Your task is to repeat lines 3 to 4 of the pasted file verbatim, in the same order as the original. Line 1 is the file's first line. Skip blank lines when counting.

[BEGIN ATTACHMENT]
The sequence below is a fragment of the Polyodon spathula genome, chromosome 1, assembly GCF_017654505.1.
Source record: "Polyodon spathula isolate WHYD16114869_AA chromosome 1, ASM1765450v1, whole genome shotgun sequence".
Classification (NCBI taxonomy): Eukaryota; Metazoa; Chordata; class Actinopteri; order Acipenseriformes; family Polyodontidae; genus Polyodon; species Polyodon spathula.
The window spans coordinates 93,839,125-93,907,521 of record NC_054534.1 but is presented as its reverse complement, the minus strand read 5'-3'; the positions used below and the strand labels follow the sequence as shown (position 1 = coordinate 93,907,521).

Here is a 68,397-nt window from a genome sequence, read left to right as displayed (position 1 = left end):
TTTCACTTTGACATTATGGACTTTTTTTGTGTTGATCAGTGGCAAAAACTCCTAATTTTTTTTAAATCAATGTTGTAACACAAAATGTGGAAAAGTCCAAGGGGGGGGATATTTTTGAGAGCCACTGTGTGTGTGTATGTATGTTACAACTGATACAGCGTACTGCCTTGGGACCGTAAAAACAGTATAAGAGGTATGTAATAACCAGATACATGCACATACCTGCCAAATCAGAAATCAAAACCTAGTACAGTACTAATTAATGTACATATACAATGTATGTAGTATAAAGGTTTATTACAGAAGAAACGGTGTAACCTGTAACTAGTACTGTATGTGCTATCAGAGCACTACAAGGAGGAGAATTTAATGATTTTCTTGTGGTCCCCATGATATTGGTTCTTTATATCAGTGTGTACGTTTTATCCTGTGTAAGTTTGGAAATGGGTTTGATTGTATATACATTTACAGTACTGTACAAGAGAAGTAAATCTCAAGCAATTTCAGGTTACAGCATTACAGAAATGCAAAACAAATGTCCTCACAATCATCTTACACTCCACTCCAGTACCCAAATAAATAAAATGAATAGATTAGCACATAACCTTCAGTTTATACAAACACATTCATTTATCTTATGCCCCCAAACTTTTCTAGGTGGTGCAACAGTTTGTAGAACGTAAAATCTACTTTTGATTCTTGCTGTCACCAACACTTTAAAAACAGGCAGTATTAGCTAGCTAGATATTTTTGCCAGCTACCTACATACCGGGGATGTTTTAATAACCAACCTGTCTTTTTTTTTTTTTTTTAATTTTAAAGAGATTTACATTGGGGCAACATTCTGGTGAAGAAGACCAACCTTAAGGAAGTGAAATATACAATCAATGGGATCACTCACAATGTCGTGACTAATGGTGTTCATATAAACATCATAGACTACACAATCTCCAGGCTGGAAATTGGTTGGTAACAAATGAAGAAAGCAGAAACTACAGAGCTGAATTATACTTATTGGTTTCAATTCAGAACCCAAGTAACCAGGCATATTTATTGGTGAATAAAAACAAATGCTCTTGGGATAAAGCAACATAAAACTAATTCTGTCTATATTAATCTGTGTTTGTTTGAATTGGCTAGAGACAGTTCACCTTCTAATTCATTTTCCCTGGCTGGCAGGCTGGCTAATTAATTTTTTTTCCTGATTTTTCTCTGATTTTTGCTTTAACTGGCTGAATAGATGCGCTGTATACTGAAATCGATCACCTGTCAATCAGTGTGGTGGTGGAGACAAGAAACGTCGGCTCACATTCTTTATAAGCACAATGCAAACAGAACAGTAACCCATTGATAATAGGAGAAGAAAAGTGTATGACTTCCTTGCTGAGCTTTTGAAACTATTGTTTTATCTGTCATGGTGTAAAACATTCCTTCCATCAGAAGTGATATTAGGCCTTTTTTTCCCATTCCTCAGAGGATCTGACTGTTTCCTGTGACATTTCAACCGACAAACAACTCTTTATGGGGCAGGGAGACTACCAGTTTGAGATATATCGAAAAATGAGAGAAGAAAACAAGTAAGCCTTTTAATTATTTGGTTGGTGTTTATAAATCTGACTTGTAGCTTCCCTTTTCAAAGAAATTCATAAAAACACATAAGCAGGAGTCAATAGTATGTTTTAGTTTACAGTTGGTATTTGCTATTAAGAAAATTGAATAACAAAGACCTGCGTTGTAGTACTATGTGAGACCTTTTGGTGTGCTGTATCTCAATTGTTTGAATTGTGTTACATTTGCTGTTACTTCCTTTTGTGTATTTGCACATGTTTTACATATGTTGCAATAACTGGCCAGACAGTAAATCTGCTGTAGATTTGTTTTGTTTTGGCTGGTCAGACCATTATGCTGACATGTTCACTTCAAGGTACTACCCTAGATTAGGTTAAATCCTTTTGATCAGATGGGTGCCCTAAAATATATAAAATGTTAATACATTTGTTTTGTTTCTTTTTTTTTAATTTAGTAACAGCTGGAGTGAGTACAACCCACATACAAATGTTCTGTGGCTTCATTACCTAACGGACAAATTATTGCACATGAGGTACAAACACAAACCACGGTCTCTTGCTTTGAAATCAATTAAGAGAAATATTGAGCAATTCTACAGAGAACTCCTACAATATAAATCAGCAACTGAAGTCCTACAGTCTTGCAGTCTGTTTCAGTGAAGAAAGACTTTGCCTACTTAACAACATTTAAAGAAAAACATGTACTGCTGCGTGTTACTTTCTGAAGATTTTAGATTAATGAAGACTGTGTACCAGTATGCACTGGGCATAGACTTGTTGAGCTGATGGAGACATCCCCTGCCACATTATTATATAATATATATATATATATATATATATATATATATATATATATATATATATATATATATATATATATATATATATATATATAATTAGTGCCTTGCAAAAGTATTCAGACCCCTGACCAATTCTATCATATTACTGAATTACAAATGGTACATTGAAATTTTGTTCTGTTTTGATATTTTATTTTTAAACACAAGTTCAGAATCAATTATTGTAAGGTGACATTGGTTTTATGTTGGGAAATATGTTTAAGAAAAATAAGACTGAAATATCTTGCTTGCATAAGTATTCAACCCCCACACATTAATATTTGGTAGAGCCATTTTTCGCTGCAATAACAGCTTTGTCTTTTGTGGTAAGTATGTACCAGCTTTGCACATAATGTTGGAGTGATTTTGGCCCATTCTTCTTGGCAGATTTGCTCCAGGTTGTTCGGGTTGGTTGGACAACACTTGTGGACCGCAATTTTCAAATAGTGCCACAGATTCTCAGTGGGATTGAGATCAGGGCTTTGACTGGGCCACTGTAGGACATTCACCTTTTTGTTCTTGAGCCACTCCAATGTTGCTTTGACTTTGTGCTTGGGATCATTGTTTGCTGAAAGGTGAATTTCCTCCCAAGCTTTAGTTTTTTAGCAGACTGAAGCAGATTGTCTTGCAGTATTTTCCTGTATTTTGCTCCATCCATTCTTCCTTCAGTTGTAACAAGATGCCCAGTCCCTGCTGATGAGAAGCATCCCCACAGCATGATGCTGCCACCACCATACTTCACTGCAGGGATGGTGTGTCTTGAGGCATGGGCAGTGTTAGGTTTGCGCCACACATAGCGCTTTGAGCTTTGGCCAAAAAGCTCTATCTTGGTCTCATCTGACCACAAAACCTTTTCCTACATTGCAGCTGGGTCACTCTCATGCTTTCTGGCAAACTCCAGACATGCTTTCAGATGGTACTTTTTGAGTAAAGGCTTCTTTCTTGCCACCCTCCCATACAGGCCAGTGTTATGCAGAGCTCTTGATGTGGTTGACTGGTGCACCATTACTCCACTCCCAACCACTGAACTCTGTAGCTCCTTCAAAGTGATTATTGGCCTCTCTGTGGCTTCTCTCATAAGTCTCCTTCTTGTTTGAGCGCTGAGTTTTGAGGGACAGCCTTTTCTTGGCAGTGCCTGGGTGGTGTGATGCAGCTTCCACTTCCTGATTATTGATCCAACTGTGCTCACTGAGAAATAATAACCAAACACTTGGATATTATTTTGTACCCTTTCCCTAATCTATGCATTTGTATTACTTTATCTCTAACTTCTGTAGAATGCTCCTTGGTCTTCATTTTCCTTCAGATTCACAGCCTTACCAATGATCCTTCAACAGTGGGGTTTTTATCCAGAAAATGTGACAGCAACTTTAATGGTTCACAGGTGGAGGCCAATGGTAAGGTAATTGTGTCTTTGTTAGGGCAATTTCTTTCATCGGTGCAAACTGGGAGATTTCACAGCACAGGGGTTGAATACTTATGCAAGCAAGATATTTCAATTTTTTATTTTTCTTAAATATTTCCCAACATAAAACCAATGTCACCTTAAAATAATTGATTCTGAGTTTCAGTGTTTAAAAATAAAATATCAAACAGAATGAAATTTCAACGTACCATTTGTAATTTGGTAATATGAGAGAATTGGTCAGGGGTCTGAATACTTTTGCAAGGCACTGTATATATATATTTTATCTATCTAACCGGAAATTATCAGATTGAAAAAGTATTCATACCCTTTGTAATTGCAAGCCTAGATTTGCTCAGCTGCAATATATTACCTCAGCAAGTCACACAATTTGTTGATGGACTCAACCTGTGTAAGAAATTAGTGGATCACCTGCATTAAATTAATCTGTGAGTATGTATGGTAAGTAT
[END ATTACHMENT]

Classification (NCBI taxonomy): Eukaryota; Metazoa; Chordata; class Actinopteri; order Acipenseriformes; family Polyodontidae; genus Polyodon; species Polyodon spathula.
The window spans coordinates 93,839,125-93,907,521 of record NC_054534.1 but is presented as its reverse complement, the minus strand read 5'-3'; the positions used below and the strand labels follow the sequence as shown (position 1 = coordinate 93,907,521).